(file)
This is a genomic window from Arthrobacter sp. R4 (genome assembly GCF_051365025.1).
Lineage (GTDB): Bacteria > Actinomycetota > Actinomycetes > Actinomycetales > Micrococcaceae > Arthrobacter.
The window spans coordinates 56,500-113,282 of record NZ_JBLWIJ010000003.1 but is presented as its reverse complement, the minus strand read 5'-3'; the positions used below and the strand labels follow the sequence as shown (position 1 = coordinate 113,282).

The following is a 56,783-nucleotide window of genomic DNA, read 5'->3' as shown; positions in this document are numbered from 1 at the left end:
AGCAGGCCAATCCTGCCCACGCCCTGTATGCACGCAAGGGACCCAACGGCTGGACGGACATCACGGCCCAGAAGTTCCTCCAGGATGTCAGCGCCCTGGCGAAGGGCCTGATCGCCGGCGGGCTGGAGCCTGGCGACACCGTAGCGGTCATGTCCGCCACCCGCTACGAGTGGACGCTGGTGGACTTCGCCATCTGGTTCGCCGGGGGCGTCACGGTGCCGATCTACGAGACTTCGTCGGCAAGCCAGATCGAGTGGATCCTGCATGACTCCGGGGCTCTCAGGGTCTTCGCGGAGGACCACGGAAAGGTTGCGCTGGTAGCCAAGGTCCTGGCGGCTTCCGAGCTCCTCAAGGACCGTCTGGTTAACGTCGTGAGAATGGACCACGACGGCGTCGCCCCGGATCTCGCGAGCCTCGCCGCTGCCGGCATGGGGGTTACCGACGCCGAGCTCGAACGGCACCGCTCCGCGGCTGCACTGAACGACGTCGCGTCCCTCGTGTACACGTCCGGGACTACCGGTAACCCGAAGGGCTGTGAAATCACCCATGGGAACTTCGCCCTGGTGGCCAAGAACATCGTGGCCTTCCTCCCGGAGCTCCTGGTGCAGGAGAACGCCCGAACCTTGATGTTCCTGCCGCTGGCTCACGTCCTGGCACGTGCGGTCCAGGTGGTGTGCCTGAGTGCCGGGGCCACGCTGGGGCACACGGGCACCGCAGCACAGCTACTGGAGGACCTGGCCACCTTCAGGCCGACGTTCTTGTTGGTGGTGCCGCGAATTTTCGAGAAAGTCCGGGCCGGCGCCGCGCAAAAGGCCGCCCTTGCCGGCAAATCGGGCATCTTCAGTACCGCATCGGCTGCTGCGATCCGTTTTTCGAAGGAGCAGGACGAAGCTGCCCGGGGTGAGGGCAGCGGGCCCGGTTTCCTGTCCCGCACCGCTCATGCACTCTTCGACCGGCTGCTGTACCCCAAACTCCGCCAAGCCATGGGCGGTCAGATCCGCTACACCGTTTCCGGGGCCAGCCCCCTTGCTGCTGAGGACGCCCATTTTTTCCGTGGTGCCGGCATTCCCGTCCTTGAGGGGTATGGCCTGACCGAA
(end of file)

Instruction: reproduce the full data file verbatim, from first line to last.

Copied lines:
This is a genomic window from Arthrobacter sp. R4 (genome assembly GCF_051365025.1).
Lineage (GTDB): Bacteria > Actinomycetota > Actinomycetes > Actinomycetales > Micrococcaceae > Arthrobacter.
The window spans coordinates 56,500-113,282 of record NZ_JBLWIJ010000003.1 but is presented as its reverse complement, the minus strand read 5'-3'; the positions used below and the strand labels follow the sequence as shown (position 1 = coordinate 113,282).

The following is a 56,783-nucleotide window of genomic DNA, read 5'->3' as shown; positions in this document are numbered from 1 at the left end:
AGCAGGCCAATCCTGCCCACGCCCTGTATGCACGCAAGGGACCCAACGGCTGGACGGACATCACGGCCCAGAAGTTCCTCCAGGATGTCAGCGCCCTGGCGAAGGGCCTGATCGCCGGCGGGCTGGAGCCTGGCGACACCGTAGCGGTCATGTCCGCCACCCGCTACGAGTGGACGCTGGTGGACTTCGCCATCTGGTTCGCCGGGGGCGTCACGGTGCCGATCTACGAGACTTCGTCGGCAAGCCAGATCGAGTGGATCCTGCATGACTCCGGGGCTCTCAGGGTCTTCGCGGAGGACCACGGAAAGGTTGCGCTGGTAGCCAAGGTCCTGGCGGCTTCCGAGCTCCTCAAGGACCGTCTGGTTAACGTCGTGAGAATGGACCACGACGGCGTCGCCCCGGATCTCGCGAGCCTCGCCGCTGCCGGCATGGGGGTTACCGACGCCGAGCTCGAACGGCACCGCTCCGCGGCTGCACTGAACGACGTCGCGTCCCTCGTGTACACGTCCGGGACTACCGGTAACCCGAAGGGCTGTGAAATCACCCATGGGAACTTCGCCCTGGTGGCCAAGAACATCGTGGCCTTCCTCCCGGAGCTCCTGGTGCAGGAGAACGCCCGAACCTTGATGTTCCTGCCGCTGGCTCACGTCCTGGCACGTGCGGTCCAGGTGGTGTGCCTGAGTGCCGGGGCCACGCTGGGGCACACGGGCACCGCAGCACAGCTACTGGAGGACCTGGCCACCTTCAGGCCGACGTTCTTGTTGGTGGTGCCGCGAATTTTCGAGAAAGTCCGGGCCGGCGCCGCGCAAAAGGCCGCCCTTGCCGGCAAATCGGGCATCTTCAGTACCGCATCGGCTGCTGCGATCCGTTTTTCGAAGGAGCAGGACGAAGCTGCCCGGGGTGAGGGCAGCGGGCCCGGTTTCCTGTCCCGCACCGCTCATGCACTCTTCGACCGGCTGCTGTACCCCAAACTCCGCCAAGCCATGGGCGGTCAGATCCGCTACACCGTTTCCGGGGCCAGCCCCCTTGCTGCTGAGGACGCCCATTTTTTCCGTGGTGCCGGCATTCCCGTCCTTGAGGGGTATGGCCTGACCGAA